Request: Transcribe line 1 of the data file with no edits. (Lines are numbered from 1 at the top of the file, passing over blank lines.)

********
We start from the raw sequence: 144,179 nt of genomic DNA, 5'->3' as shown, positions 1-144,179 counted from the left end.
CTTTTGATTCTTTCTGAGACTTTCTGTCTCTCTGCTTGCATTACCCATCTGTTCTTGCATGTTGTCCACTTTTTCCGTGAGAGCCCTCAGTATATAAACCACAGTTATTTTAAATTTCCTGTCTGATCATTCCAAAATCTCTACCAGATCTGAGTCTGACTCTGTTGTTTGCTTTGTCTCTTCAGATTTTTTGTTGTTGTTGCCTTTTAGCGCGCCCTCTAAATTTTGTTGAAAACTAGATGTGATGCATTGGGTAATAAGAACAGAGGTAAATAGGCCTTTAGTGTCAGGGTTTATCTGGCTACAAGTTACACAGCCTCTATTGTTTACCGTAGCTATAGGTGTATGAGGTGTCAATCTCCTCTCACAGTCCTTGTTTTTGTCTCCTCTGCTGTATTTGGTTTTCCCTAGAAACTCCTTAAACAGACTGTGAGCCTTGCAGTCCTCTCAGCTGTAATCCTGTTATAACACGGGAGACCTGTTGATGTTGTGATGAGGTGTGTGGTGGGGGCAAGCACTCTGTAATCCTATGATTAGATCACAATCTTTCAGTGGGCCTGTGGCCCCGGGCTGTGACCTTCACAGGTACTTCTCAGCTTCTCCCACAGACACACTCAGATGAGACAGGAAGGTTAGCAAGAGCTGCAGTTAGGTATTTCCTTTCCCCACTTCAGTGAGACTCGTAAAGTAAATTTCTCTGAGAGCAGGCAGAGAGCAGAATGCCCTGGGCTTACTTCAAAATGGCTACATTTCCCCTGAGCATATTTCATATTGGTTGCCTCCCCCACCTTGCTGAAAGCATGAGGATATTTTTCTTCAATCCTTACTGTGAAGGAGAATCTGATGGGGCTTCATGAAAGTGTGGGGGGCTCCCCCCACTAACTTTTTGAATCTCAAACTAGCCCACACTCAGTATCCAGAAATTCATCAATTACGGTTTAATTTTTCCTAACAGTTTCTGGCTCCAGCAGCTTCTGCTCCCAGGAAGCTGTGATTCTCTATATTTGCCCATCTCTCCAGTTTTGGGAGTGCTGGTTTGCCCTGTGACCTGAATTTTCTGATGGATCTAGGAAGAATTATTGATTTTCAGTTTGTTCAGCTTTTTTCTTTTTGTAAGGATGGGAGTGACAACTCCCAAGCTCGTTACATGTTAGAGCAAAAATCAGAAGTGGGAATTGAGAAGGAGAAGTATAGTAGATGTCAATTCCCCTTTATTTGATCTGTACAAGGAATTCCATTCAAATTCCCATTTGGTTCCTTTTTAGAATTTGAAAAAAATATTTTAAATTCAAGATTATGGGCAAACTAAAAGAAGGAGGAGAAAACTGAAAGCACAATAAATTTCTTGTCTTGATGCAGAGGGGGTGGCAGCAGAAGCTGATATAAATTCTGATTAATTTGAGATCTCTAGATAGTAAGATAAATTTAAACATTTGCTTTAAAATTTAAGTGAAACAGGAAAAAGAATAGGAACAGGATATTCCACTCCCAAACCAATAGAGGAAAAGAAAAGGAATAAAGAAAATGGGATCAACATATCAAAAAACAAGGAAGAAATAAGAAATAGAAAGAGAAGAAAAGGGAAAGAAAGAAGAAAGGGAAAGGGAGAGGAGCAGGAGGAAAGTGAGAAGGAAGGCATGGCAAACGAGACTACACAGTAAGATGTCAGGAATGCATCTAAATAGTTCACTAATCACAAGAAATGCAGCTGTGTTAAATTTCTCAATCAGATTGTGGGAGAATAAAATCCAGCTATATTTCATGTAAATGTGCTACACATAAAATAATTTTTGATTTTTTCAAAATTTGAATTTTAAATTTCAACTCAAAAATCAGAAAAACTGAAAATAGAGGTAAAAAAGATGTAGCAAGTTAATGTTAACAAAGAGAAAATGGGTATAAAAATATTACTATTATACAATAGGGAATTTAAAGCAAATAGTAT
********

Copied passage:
We start from the raw sequence: 144,179 nt of genomic DNA, 5'->3' as shown, positions 1-144,179 counted from the left end.